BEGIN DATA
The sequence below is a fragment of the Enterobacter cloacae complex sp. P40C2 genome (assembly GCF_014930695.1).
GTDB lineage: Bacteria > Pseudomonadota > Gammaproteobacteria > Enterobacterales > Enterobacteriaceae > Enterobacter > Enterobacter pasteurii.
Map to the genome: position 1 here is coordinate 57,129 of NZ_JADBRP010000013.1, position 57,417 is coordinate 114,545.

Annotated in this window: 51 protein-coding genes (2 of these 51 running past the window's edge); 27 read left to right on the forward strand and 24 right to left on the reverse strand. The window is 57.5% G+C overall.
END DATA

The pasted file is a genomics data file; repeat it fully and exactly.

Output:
The sequence below is a fragment of the Enterobacter cloacae complex sp. P40C2 genome (assembly GCF_014930695.1).
GTDB lineage: Bacteria > Pseudomonadota > Gammaproteobacteria > Enterobacterales > Enterobacteriaceae > Enterobacter > Enterobacter pasteurii.
Map to the genome: position 1 here is coordinate 57,129 of NZ_JADBRP010000013.1, position 57,417 is coordinate 114,545.

Annotated in this window: 51 protein-coding genes (2 of these 51 running past the window's edge); 27 read left to right on the forward strand and 24 right to left on the reverse strand. The window is 57.5% G+C overall.